“While a plaintiff with an individual $75,000 claim can probably get a lawyer on a contingent fee to represent him or her, ordinary persons such as the Leonards with a claim less than $500 could not, and thus would have to face Terminix’s well-financed, aggressive battery of experienced lawyers by himself or herself in an arbitration, or else pay a lawyer by the hour for legal representation, which makes no sense in relation to the small dollar value claims at issue.”
Leonards’ Brief, at 28 n. 28 (emphasis added).
This argument stands on better ground.[fn2] The Leonards base their contention of economic feasibility on what they describe as the “small dollar value of the claims of the Leonards (less than $500).” Leonards’ Brief, at 21. According to the Leonards, the Commercial Arbitration Rules of the American Arbitration Association (“AAA”) applicable to this proceeding[fn3] include: (1) a $500 arbitration filing fee; (2) a minimum $150 administrative fee per party; (3) an administrative fee of $150-$250 per day per party for each hearing date; (4) one-half of the average arbitrator’s fee of $700 per day; (5) one-half the cost of the charge for a meeting room; and (6) the cost of an attorney.
Terminix responds to this argument by pointing to the allegation in the Leonards’ complaint seeking unspecified damages for emotional distress as well as punitive damages, thereby making the claims of sufficient value to avoid the economic-unfeasibility argument. This contention fails for two reasons. First, if the arbitration clause is enforced, Terminix will be entitled, as we held in Part I.A. above, to assert that portion of the arbitration clause barring the Leonards from recovering “indirect, special, or consequential damages.” Second, even if the arbitration clause is deemed unconscionable and therefore unenforceable, Terminix will have the opportunity to urge application of the authorities relied upon in Part I.A. above to uphold the similar contract provision, independent of the arbitration clause, disclaiming any liability for special, incidental, or consequential damages.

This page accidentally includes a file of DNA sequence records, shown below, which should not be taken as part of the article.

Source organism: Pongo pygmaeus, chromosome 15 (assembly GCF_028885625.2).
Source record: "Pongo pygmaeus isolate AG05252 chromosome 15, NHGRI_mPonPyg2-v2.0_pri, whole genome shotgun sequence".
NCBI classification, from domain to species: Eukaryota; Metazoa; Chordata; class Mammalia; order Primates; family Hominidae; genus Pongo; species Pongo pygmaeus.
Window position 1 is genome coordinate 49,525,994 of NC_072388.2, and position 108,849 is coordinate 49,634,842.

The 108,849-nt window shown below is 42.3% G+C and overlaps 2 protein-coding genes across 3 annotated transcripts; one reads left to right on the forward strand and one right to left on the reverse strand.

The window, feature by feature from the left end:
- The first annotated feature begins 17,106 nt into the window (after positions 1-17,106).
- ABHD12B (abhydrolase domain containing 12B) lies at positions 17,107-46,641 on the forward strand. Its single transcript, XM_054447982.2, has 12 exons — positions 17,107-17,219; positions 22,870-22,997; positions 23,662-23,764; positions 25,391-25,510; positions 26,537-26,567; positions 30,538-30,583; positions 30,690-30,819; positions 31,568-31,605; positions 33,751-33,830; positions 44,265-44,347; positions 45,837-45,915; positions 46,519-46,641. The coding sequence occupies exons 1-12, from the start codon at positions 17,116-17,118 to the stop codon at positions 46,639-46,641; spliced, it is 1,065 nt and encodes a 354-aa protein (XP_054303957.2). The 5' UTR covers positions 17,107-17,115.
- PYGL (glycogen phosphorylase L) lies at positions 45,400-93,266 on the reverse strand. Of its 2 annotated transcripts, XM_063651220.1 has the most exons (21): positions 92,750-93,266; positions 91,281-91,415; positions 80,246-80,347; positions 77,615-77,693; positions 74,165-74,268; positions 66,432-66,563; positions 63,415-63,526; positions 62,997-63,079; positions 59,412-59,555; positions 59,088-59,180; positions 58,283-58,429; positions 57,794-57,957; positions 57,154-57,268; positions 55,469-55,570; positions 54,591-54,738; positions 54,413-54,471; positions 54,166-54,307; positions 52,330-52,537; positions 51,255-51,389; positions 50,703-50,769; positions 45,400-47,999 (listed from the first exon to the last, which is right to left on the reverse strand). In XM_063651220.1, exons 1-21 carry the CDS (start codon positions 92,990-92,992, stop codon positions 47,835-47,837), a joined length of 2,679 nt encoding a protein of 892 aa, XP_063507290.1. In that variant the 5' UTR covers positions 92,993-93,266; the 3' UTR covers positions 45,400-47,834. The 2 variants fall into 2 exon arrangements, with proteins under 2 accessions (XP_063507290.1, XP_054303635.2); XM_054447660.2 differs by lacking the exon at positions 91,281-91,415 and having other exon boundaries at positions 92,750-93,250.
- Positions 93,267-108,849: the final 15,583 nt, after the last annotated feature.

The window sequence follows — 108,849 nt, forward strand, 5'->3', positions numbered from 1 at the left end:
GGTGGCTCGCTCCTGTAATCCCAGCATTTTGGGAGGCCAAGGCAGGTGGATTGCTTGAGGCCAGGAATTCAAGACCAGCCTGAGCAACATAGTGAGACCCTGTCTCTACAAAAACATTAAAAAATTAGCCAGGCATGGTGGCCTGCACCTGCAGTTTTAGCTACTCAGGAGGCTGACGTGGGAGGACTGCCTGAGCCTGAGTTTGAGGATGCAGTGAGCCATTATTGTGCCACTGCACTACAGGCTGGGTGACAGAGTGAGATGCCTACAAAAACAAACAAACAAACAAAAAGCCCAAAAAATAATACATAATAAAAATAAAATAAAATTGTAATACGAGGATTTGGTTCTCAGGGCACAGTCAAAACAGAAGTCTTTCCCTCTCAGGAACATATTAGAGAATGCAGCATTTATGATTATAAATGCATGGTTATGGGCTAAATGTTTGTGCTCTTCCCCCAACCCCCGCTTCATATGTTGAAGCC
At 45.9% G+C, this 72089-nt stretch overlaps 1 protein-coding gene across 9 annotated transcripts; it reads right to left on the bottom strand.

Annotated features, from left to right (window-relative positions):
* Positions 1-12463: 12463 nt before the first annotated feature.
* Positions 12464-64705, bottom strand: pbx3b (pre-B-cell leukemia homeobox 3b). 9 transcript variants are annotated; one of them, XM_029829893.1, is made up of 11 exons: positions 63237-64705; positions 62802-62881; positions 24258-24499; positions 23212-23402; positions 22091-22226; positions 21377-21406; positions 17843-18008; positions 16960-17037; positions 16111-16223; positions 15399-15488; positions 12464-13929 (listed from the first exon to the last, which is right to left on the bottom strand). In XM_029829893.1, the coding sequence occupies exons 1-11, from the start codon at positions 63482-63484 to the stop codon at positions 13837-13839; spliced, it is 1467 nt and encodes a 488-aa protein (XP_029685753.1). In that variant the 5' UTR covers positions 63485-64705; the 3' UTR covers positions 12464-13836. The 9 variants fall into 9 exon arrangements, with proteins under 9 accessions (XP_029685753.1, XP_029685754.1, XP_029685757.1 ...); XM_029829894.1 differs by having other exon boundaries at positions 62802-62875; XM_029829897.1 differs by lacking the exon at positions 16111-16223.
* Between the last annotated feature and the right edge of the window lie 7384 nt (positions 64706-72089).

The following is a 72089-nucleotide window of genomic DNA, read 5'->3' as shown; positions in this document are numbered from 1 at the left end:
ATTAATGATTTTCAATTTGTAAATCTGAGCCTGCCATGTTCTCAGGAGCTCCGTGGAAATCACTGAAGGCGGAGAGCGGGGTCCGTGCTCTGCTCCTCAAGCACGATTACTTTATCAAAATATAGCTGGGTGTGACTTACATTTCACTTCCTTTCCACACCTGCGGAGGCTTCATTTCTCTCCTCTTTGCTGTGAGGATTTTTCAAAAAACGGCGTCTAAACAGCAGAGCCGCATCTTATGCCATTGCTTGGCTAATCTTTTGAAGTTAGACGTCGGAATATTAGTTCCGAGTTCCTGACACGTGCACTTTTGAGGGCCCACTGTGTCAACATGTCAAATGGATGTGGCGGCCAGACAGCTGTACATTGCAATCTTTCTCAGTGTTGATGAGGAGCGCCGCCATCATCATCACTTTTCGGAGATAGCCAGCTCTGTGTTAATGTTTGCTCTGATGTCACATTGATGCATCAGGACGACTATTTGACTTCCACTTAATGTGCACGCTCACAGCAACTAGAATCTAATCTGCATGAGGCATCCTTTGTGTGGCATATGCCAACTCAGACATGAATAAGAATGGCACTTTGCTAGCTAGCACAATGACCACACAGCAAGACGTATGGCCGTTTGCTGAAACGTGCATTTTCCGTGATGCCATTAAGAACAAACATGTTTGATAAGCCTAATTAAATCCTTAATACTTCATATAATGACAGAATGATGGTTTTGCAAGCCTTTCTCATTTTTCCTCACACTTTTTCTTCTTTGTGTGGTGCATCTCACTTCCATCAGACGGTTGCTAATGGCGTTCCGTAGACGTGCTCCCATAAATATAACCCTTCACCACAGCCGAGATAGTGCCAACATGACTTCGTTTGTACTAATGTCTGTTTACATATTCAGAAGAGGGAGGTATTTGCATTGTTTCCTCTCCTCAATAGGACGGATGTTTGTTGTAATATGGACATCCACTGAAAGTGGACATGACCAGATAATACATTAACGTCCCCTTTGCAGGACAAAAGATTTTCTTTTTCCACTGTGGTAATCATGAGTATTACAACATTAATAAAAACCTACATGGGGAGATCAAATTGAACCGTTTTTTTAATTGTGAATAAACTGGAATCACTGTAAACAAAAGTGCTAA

The Leonards observe that the rule of law for which they argue is not an attack on arbitration clauses alone, thus running afoul of Doctor’sAssociates, Inc. v. Casarotto,Page 536517 U.S. 681 (1996); their position, they say, would be the same if the contract merely prohibited assertion of claims on a class-wide basis. The cases from the United States Supreme Court announcing favorable disposition toward the enforcement of agreements requiring the settlement of disputes by arbitration are numerous. See, e.g., EEOC v. WaffleHouse, Inc., 534 U.S. 279 (2002); Gilmer v. Interstate/Johnson LaneCorp., 500 U.S. 20 (1991); Moses H. Cone Mem’l Hosp. v. Mercury Constr.Corp., 460 U.S. 1 (1983). However, also plentiful are cases from the United States Supreme Court recognizing the importance of relief by way of a class action. See, e.g., Deposit Guaranty Nat’l Bank v. Roper,445 U.S. 326, 339 (1980) (“Where it is not economically feasible to obtain relief within the traditional framework of a multiplicity of small individual suits for damages, aggrieved persons may be without any effective redress unless they may employ the class-action device.”). See also to the same effect Phillips Petroleum Co. v. Shutts, 472 U.S. 797,809 (1985); and Eisen v. Carlisle Jacquelin, 417 U.S. 156, 161
Several courts confronting this issue have been favorably disposed to the view that an arbitration clause that defeats the prospect of class-action treatment in a setting where the practical effect affords the defendant immunity is unconscionable. See, e.g., Knepp v. CreditAcceptance Corp. (In re Knepp), 229 B.R. 821, 842 (Bankr.N.D.Ala. 1999) (“If this approach [no class-wide arbitration] prevails, the pervasive use of arbitration agreements in consumer contracts could have the effect of eliminating class actions as an option available to aggrieved consumers. If class actions are no longer an option, the vast majority of consumer claims involving relatively small sums of money on an individual basis will be left without a remedy.”); Keating v. Superior Court ofAlameda County, 31 Cal.3d 584, 609-10, 645 P.2d 1192, 1207,183 Cal.Rptr. 360, 375 (1982) (“If the right to a classwide proceeding could be automatically eliminated in relationships governed by adhesion contracts through the inclusion of a provision for arbitration, the potential for undercutting these class action principles, and for chilling the effective protection of interests common to a group, would be substantial. . . . If, however, an arbitration clause may be used to insulate the drafter of an adhesive contract from any form of class proceeding, effectively foreclosing many individual claims, it may well be oppressive and may defeat the expectations of the nondrafting party.”),rev’d in part and appeal dismissed in part on other grounds, SouthlandCorp. v. Keating, 465 U.S. 1 (1984); Rollins, Inc. v. Foster,991 F. Supp. 1426, 1437 (M.D.Ala. 1998); Patterson v. ITT Consumer Fin.Corp., 14 Cal.App.4th 1659, 18 Cal.Rptr.2d 563 (1993); Williams v. AetnaFin. Co., 83 Ohio St.3d 464, 473, 700 N.E.2d 859, 866-67 (1998); State ofWest Virginia ex rel. Dunlap v. Berger, 211 W. Va. 549, 567 S.E.2d 265